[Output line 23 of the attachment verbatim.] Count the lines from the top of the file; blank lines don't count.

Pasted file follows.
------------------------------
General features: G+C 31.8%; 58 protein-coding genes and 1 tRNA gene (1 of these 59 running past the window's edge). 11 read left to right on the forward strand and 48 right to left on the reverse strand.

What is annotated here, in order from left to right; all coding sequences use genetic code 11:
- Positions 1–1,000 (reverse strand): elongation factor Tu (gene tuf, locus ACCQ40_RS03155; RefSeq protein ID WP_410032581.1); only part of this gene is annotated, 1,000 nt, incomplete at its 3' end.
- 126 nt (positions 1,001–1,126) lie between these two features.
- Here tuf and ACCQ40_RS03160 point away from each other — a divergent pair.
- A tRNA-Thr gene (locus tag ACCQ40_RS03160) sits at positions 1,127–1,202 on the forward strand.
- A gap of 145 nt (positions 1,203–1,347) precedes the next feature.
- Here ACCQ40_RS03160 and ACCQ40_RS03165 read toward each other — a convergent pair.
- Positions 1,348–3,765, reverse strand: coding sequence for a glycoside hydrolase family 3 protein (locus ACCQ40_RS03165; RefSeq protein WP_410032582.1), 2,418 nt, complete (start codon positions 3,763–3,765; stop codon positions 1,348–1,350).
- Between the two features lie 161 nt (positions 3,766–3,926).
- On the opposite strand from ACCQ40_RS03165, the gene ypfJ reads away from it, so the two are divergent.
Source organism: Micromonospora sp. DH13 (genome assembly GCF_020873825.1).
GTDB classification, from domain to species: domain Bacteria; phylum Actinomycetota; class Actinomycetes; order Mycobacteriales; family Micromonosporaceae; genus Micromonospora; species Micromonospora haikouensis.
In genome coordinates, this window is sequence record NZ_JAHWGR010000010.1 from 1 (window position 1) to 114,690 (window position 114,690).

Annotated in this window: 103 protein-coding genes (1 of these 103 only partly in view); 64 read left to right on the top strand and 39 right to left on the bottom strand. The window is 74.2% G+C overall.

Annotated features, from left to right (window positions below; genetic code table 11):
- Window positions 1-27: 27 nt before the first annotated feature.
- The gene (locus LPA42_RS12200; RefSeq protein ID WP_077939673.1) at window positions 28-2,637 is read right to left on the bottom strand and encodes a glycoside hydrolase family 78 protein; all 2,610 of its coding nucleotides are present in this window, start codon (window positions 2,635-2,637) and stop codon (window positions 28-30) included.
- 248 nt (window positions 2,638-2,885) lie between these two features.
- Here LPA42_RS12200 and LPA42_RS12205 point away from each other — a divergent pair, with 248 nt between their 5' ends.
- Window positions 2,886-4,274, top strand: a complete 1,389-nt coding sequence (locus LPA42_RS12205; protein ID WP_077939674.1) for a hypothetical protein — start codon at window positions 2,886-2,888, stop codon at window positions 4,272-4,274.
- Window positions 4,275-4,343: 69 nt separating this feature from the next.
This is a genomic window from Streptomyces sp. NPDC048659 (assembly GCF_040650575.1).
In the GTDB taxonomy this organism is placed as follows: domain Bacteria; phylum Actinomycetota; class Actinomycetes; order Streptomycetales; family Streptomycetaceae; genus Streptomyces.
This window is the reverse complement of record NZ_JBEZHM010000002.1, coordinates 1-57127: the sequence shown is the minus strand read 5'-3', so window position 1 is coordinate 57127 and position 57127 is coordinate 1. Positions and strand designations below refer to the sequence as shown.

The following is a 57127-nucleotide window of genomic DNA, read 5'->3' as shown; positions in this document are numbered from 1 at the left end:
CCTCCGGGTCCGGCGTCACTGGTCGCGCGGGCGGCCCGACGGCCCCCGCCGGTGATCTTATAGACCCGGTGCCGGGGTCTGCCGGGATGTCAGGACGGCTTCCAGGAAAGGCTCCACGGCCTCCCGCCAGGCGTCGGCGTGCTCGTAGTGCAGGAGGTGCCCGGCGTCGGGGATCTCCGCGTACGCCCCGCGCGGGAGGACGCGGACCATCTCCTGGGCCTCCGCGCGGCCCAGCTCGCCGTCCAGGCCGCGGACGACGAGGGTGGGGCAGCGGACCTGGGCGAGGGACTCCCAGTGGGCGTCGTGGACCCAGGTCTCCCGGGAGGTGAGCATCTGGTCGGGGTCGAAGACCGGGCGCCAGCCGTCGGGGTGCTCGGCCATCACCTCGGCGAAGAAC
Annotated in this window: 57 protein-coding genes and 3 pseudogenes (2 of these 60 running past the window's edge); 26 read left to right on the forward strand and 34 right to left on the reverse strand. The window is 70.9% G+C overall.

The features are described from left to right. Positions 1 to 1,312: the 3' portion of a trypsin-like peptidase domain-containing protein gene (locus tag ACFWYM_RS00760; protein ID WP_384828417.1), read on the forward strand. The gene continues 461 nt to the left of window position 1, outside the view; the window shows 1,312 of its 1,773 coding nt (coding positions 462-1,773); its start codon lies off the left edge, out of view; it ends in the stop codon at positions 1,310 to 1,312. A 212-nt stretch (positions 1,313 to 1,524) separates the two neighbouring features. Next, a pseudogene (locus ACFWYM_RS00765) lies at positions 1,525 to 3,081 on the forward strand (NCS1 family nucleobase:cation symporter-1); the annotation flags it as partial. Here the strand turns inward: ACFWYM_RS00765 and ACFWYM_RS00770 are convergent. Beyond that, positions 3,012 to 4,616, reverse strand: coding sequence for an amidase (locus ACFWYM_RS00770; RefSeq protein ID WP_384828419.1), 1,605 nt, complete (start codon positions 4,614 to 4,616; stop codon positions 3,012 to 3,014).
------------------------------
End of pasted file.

This is a genomic window from Streptomyces sp. NPDC048659 (assembly GCF_040650575.1).